When the United States Soccer Federation changed its rules to ban heading for all players 10 and under during games and practices, and to limit heading for 11-13-year-olds to no more than 30 minutes of week, and no more than 15-20 headers per player per week, some soccer coaches met the directive with disbelief.
Doctors and medical personnel who deal with concussed athletes on a daily basis met the new rule with applause.
Concussions are a mild form of traumatic brain injury (TBI) can be caused by a bump to the head or from anything that causes the head to rapidly move back and forth.
Heading the ball is a culprit in concussions not just because of the force presented by the ball, but the neck muscles in younger athletes generally are not strong enough to brace properly.
“A young child’s brain has relatively smaller volume and hence more possible movement inside the skull,” cautions Dr. Maheep Vikram, Primary Care Sports Medicine, St. Luke’s Orthopedic Care, and a concussion specialist who is part of the St. Luke’s Concussion Program.
Dr. Vikram explains that nerve myelination – the process through which the brain matures – is incomplete in younger athletes, and warns that concussions may delay or otherwise impair brain cell repair and maturity.
“Soccer is going in the right direction with the rule changes for heading,” adds Jim Reidy, St. Luke’s Sports Medicine Director, East, N.J. Region. “I myself have a 10-year-old who is almost at the age where he can start heading. Concussion management is starting to limit an athlete’s exposure not only in football, but now in soccer.”
Reidy says that the he sees more severe concussions in soccer with young female soccer players.
Some players have begun wearing headgear in attempt to add an extra layer of protection for their brains, but Dr. Vikram says those haven’t been proven effective.
Another concern with heading, especially for younger players, is when they challenge for the ball and accidentally head each other. There are even more cases of trying to head at inappropriate times, like using the head to challenge for the ball when it is below shoulder level, sometimes even below hip level.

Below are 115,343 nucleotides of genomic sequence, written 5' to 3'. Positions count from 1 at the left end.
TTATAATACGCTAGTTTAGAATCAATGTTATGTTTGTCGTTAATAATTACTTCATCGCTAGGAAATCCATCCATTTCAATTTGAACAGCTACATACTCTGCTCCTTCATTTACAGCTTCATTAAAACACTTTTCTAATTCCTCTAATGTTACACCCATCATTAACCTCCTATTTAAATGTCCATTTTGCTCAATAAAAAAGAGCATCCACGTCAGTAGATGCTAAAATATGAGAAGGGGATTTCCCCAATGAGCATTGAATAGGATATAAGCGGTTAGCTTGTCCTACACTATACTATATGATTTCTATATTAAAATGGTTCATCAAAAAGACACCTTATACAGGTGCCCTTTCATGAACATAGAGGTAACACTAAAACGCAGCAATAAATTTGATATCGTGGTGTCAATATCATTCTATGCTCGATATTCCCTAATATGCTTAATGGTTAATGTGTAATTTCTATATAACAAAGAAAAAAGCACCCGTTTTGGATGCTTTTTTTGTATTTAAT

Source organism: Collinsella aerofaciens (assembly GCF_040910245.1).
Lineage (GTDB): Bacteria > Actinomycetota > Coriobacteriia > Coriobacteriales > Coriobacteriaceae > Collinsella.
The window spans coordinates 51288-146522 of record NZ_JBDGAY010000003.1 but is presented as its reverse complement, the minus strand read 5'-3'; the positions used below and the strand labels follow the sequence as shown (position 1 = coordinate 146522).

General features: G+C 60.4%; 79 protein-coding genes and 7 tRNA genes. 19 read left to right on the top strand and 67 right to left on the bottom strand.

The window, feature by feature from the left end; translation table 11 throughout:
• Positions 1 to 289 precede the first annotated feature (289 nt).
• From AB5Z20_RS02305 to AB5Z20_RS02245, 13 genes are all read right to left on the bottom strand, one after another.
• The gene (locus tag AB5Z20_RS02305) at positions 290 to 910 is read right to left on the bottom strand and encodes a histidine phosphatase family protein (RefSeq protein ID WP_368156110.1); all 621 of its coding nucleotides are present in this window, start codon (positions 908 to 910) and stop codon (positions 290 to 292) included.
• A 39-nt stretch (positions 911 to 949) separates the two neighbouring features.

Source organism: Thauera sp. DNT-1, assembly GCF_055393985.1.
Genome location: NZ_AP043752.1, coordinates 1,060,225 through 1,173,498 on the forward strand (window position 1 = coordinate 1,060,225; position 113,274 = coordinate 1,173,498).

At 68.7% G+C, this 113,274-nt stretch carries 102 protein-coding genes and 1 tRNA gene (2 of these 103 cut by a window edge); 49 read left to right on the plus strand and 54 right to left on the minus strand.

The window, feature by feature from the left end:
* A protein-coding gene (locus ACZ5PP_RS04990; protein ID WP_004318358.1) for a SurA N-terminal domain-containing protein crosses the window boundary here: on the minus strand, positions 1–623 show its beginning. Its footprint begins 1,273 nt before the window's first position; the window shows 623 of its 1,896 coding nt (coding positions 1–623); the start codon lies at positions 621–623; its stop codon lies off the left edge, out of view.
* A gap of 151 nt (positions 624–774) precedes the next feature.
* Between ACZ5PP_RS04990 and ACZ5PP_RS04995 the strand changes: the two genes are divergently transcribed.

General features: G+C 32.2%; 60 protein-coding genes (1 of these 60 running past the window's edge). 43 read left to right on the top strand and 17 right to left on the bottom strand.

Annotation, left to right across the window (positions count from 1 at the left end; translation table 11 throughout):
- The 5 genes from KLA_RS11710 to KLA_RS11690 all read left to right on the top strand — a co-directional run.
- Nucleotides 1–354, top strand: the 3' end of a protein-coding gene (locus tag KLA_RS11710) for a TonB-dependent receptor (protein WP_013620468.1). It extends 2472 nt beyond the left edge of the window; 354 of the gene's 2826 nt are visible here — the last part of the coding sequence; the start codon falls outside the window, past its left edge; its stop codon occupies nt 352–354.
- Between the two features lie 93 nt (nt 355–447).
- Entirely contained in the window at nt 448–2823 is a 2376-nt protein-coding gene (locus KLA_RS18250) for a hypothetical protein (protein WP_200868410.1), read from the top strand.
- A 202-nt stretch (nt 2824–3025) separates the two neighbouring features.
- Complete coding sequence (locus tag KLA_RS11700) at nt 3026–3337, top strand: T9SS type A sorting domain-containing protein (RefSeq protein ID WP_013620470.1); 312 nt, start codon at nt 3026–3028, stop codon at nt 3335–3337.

“Think about a goalie punting the ball,” Reidy says. “The ball hits their heads with that force.”
“Generally speaking, there is a higher risk of sustaining concussion when you are not prepared for an impact compared to purposeful heading,” Dr. Vikram says.
St. Luke’s Concussion Program is specifically designed to identify and treat concussion through a multidisciplinary approach that starts with athletic trainers on the frontlines who are trained in recognition and on-field assessment of concussion, symptom-monitoring, neuro-cognitive test administration, and supervision of return-to-play protocols.
Primary care sports physicians like Dr. Vikram routinely see a high volume of sports concussion injuries and help guide the treatment and return-to-play process.
Support also is available through physical and occupational therapists, neuropsychologists, neurologists and other specialists like speech and language pathologists to guide the rehabilitation process.
“The team works like a well-oiled machine focused on providing the best concussion care for our athletes,” Dr. Vikram says.
About St. Luke’s
Founded in 1872, St. Luke’s University Health Network (SLUHN) is a fully integrated, regional, non-profit network of 14,000 employees providing services at 10 hospitals and over 300 outpatient sites. With annual net revenue of $1.9 billion, the Network’s service area includes 10 counties: Lehigh, Northampton, Berks, Bucks, Carbon, Montgomery, Monroe and Schuylkill counties in Pennsylvania and Warren and Hunterdon counties in New Jersey. Dedicated to advancing medical education, St. Luke’s is the preeminent teaching hospital in central-eastern Pennsylvania. In partnership with Temple University, St. Luke’s created the region’s first and only regional medical school campus. It also operates the nation’s longest continuously operating School of Nursing, established in 1884, and 28 fully accredited graduate medical educational programs with 226 residents and fellows. St. Luke’s is the only health care system in central-eastern Pennsylvania to earn Medicare’s five-star rating (the highest) for quality, efficiency and patient satisfaction. St. Luke’s has earned the 100 Top Major Teaching Hospital designation from IBM Watson Health (formerly Truven Health Analytics) repeatedly – six times total and four years in a row including 2018. It has also been cited by IBM Watson Health as a 50 Top Cardiovascular Program. Utilizing the EPIC electronic medical record (EMR) system for both inpatient and outpatient services, the Network is a multi-year recipient of the Most Wired award recognizing the breadth of the SLUHN’s information technology applications such as telehealth, online scheduling and online pricing information. St. Luke’s is also recognized as one of the state’s lowest cost providers.